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Notorious threat actor Prilex targets Africa

from DION HENRICK in Cape Town
CAPE TOWN – AFRICA must brace itself for devious cyber criminals that specialise on blocking contactless payments.

The hackers are perpetrating what is considered the most advanced Point-of-Sales (PoS) malware in 2022.

The discovered Prilex modifications can now block contactless near-field communication (NFC) transactions on infected PoS-terminals, forcing customers to use their physical credit cards, enabling cyber criminals to steal money.

While currently it is most active in Latin America, the expansion of Prilex into the Middle East, Turkey and Africa regions is possible in the coming months, Kaspersky forecast.

“Contactless payments are now a part of our everyday life and the statistics shows the retail segment dominated the market with more than 59 percent share of the global contactless revenue in 2021,” said Fabio Assolini, head of the Latin American Global Research and Analysis Team (GReAT) at Kaspersky.

He explained such transactions are extremely convenient and particularly safe, so it is logical for cyber criminals to create malware that blocks NFC-related systems.

“As the transaction data generated during contactless payment is useless from a cybercriminal’s perspective, it’s understandable that Prilex needs to prevent contactless payment to force victims to insert the card into the infected PoS terminal.”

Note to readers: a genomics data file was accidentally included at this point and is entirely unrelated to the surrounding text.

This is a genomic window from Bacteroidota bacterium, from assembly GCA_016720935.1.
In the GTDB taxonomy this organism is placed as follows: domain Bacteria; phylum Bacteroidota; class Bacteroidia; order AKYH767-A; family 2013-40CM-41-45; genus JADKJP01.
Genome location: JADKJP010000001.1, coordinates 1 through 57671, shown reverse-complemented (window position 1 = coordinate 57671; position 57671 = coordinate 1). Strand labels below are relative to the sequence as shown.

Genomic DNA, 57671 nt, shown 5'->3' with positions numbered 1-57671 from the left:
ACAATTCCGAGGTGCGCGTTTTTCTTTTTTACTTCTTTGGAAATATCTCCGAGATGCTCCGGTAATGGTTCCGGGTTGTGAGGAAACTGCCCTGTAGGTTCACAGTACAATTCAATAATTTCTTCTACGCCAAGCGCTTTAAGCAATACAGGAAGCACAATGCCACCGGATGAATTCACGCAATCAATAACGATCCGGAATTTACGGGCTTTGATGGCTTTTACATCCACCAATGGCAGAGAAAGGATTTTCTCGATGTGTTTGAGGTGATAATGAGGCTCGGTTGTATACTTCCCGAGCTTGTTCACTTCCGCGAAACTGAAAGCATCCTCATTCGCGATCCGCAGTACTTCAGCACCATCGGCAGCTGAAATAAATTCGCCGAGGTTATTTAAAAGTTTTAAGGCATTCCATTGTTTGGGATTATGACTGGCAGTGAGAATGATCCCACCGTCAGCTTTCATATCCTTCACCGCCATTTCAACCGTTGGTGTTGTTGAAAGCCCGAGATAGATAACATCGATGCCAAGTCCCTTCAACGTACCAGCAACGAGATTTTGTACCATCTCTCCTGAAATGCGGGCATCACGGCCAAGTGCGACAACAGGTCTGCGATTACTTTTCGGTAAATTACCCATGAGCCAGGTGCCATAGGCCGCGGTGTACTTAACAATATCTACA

Prilex is a notorious threat actor that gradually evolved from Automated Teller Machines (ATMs)-focused malware into a unique modular PoS malware.

It conducts so-called “GHOST” attacks, allowing them to perform credit card fraud-even on cards protected with the purported unhackable CHIP and PIN technology.

Prilex has been operating in Latin America since 2014 and is allegedly behind one of the largest attacks in the region.

During the Rio carnival in 2016, the actor cloned more than 28 000 credit cards and drained more than 1 000 ATMs in Brazilian banks.

It has expanded its attacks globally and was spotted in Germany in 2019 when a criminal gang cloned debit cards issued by a local bank, withdrawing more than €1,5 million from around 2 000 customers.

– CAJ News

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